Maryland Farmers Look for Guidelines On Hemp

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The meeting room was packed on Jan. 15 for the Maryland Hemp Exchange Roundtable.

Hosted by the Maryland Farm Bureau, the roundtable included speakers Jim Drews, operations manager with the Office of Plant Industries & Pest Management of the Maryland Department of Agriculture; Dan Galluzzo and Eryck Stamper from the Maryland Hemp Exchange; and Kevin Atticks, founder & CEO of Grow & Fortify.

Attendees came hoping for guidelines on Maryland’s hemp production plans and regulations. Fred Coulbourn, who owns 38 acres in Caroline County, hopes to get in on the production ground floor.

“There’ll be an abundance of growers once hemp catches on,” Coulbourn said. “They’ve got to take it past the growing to processors and markets.”

Like most of the attendees, Coulbourn wanted to know how Maryland intends to regulate the hemp growers and where he’ll be able to sell his product after harvest.

Maryland has not yet submitted a plan to the USDA for overseeing the production of hemp for commercial use according to the 2018 Farm Bill. Maryland has opted to allow growers to apply directly to the USDA for permits to grow hemp. But, Drews pointed out that the USDA has not provided states and producers with application forms for growing hemp. Farmers are being urged to follow the guidelines under the 2014 Farm Bill. He did warn, however, that as of November, hemp producers’ crops would not be protected if the produce failed to meet regulations being devised based on the 2018 Farm Bill.

Additionally, Drews warned, the new regulations change the THC levels definition. Instead of the previous Delta 9 THC level of 0.3%, the 2018 Farm Bill calculates the plant sample’s total THC; that is the Delta 9 plus converted THC to determine that the level is below 0.3%. Converted THC is based on heating the sample which produces additional THC.

Crops must be tested 15 days before harvest by independent labs that will collect random samples from the producer’s fields. If the samples have THC levels above 0.3%, the crop must be destroyed. When asked how that destruction was to be accomplished, Drews said that destruction of hemp plants is a problem. They have tough stalks, not easily ground up, plowed under or burnt. He said that was one of the many unresolved problems in preparing Maryland’s hemp regulations.

Among the attendees was Linda Gerrie, who’s looking at hemp production for 20 acres of her farm in Charlotte Hall. She was looking for specifics: How long is the growing cycle? What markets are being developed in Maryland? Who will offer seed? It is presently illegal to transport hemp seed across state lines.

That’s where the Maryland Hemp Exchange stepped in. Galluzzo, marketing manager for the organization, offered farmers a total package.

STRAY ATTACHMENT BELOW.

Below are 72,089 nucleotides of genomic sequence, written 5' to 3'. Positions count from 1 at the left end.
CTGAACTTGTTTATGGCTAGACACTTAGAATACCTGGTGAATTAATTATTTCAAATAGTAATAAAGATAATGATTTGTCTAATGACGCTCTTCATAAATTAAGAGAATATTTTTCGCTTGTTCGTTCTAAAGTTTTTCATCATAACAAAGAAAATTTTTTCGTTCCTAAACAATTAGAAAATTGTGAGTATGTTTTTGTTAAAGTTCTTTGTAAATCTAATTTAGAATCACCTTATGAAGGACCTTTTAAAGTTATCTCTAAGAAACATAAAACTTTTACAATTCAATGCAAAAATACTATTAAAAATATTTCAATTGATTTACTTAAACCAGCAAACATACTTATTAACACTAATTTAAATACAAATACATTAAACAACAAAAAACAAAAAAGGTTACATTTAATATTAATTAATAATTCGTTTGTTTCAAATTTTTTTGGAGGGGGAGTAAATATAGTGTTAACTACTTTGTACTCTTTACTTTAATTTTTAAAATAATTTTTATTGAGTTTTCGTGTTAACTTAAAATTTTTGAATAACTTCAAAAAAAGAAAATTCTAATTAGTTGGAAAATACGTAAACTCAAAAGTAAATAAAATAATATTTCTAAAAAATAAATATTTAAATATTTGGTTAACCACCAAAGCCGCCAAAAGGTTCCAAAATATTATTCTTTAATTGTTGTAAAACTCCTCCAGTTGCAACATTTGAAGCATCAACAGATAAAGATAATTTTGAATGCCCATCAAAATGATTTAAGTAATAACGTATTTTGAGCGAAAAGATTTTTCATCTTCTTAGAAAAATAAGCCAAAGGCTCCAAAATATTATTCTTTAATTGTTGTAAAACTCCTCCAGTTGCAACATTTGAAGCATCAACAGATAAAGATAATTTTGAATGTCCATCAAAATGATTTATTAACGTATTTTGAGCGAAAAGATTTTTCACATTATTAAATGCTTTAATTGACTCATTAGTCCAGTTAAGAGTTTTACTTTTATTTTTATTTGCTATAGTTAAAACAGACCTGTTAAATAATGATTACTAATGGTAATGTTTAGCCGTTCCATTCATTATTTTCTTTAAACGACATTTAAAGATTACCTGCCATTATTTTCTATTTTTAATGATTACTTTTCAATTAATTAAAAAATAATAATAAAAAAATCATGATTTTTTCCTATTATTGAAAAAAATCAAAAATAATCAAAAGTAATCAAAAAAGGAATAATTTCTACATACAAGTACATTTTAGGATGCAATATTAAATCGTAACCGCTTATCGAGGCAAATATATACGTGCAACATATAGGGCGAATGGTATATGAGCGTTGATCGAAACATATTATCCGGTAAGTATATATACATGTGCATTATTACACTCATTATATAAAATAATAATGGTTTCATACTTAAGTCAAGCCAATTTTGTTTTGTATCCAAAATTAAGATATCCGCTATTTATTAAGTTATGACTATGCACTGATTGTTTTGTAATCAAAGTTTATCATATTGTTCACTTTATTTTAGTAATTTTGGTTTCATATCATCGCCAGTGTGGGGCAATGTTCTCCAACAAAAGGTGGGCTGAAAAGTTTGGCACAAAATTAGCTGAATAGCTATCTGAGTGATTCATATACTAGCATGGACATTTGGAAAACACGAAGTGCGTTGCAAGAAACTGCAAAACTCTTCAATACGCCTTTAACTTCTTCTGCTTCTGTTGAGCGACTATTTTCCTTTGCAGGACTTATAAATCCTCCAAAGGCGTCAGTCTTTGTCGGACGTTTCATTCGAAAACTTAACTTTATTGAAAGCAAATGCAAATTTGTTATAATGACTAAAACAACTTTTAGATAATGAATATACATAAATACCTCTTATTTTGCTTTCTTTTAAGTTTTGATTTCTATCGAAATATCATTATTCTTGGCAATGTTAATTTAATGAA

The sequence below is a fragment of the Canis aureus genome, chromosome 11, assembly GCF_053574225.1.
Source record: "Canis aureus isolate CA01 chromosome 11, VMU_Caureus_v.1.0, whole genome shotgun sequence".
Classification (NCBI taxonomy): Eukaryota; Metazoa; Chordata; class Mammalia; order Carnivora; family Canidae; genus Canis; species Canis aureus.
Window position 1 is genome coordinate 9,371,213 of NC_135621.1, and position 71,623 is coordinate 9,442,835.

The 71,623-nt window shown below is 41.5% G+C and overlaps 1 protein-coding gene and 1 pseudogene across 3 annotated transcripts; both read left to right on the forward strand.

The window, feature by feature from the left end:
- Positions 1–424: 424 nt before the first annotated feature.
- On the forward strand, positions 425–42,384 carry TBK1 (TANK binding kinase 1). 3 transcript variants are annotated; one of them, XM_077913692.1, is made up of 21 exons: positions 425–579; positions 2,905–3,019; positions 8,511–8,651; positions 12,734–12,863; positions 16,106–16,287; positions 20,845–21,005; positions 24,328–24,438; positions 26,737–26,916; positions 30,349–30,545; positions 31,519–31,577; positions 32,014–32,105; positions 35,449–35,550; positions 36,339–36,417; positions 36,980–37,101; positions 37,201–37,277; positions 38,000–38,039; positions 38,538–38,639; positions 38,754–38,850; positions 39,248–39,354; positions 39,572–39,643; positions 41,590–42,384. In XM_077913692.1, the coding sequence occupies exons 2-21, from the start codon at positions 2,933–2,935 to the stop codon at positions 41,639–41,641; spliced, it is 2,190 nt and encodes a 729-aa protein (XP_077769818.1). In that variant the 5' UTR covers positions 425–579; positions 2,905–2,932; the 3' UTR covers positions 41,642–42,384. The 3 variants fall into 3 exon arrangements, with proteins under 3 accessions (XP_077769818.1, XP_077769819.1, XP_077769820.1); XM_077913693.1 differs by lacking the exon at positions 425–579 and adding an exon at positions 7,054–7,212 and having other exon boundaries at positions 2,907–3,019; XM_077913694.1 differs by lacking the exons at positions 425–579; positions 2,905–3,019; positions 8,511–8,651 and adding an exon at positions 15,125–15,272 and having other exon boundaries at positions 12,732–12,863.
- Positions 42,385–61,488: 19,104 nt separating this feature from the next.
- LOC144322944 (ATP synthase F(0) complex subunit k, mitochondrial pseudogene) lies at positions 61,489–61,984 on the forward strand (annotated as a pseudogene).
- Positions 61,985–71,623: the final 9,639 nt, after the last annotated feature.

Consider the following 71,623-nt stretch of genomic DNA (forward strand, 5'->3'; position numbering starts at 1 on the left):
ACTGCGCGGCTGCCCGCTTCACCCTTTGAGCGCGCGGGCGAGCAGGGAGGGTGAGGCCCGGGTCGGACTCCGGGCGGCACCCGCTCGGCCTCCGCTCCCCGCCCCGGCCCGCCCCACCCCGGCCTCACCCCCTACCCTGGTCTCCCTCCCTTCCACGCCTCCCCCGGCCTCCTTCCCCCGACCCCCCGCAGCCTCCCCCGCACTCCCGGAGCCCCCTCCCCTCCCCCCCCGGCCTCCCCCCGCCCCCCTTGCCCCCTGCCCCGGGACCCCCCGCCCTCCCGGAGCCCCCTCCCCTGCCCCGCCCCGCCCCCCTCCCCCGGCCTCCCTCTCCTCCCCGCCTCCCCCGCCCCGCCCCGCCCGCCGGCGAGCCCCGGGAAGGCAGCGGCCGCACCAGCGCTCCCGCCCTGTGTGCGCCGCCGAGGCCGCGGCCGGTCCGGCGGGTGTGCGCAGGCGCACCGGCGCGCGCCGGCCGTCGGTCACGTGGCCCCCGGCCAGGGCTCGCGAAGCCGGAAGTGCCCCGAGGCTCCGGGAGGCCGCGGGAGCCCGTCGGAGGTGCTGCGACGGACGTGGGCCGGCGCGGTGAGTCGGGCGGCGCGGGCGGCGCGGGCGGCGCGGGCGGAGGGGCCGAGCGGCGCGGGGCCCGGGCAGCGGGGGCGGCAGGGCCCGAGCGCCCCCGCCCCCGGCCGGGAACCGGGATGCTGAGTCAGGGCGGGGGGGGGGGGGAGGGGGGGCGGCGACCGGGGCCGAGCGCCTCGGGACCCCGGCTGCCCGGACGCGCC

“We are at the birth of an industry,” Galluzzo said. “Thirty thousand products can come from hemp — good products. 99.9% of hemp products now come from China. China uses hemp for paper, for clothing, for food and animal feed.”

He noted that X59 industrial hemp seed produces the highest quality fiber, almost pure white, which can be woven into tough, durable cloth.

“One acre of hemp can produce 10 times the amount of paper as an acre of trees,” he said.

The Exchange is offering farmers a package deal, from seed to harvest. The Exchange will provide sufficient X59 hemp seed for a farmer’s acreage, then they’ll buy all the hemp plants’ product. X59 is a dual-crop seed, capable of producing hemp oil and grain. According to Galluzzo, X59 seed has never tested above the cut-off 0.3% THC level, eliminating one of the pitfalls of the crop.

“You need about 30-40 pounds of seed per acre.” Gulluzzo said. “That’s about $180 per acre for seed. The crop takes about 70-80 days to maturation.”

From its plants can be harvested CBD oil, fiber for cloth and grain for animal feed. In exchange for the seed, farmers agree to sell their crop exclusively to the Hemp Exchange and not harvest X59 seed for independent use.

“We’ll buy your product and resell it,” Galluzzo said. “We’re working now to develop more markets.”

During a Q&A session, audience members asked about hemp’s susceptibility to weeds and whether there were legally approved pesticides and herbicides available. Drews knew of the approval of only soft materials, primarily for insect infestations.

The hemp plants would be virtually organic. It was also noted that the hemp plants grow fast and create a full groundcover that chokes out weeds.

Crop theft has been identified as a serious problem. Drews noted that the hemp grain plants in the fields are smaller and less familiar to the untutored observer. He also said that Maryland is reticent to set up a crop mapping for hemp due to the loss of privacy and fears of thefts.

Colby Ferguson, of Maryland Farm Bureau, addressed the audience briefly and acknowledged that there are still many unanswered questions for those considering becoming hemp growers. He emphasized the importance of building a reliable demand and markets for the products.

“My goal (is to) find options for you to sell to,” he said. He added that Maryland Farm Bureau will be expanding its investigation of industrial hemp’s promise for Maryland’s farmers.

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